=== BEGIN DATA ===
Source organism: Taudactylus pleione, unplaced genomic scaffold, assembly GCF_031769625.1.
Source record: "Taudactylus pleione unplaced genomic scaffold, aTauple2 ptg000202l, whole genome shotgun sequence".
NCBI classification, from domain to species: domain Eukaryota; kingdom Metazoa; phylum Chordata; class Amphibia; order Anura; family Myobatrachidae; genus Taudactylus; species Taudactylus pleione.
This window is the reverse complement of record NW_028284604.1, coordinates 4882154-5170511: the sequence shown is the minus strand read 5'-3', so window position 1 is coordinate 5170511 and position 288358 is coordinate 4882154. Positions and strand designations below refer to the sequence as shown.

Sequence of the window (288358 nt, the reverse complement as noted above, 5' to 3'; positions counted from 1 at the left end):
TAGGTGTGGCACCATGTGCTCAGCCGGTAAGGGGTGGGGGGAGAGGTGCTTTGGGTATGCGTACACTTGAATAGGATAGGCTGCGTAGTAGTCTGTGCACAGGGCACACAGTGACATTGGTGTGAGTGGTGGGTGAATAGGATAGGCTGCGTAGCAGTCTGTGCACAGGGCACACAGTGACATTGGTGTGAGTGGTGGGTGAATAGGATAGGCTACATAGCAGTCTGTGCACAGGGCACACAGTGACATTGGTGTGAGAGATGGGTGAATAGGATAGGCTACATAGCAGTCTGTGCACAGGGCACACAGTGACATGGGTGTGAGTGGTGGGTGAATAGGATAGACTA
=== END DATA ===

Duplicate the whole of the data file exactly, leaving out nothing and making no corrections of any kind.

Source organism: Taudactylus pleione, unplaced genomic scaffold, assembly GCF_031769625.1.
Source record: "Taudactylus pleione unplaced genomic scaffold, aTauple2 ptg000202l, whole genome shotgun sequence".
NCBI classification, from domain to species: domain Eukaryota; kingdom Metazoa; phylum Chordata; class Amphibia; order Anura; family Myobatrachidae; genus Taudactylus; species Taudactylus pleione.
This window is the reverse complement of record NW_028284604.1, coordinates 4882154-5170511: the sequence shown is the minus strand read 5'-3', so window position 1 is coordinate 5170511 and position 288358 is coordinate 4882154. Positions and strand designations below refer to the sequence as shown.

Sequence of the window (288358 nt, the reverse complement as noted above, 5' to 3'; positions counted from 1 at the left end):
TAGGTGTGGCACCATGTGCTCAGCCGGTAAGGGGTGGGGGGAGAGGTGCTTTGGGTATGCGTACACTTGAATAGGATAGGCTGCGTAGTAGTCTGTGCACAGGGCACACAGTGACATTGGTGTGAGTGGTGGGTGAATAGGATAGGCTGCGTAGCAGTCTGTGCACAGGGCACACAGTGACATTGGTGTGAGTGGTGGGTGAATAGGATAGGCTACATAGCAGTCTGTGCACAGGGCACACAGTGACATTGGTGTGAGAGATGGGTGAATAGGATAGGCTACATAGCAGTCTGTGCACAGGGCACACAGTGACATGGGTGTGAGTGGTGGGTGAATAGGATAGACTA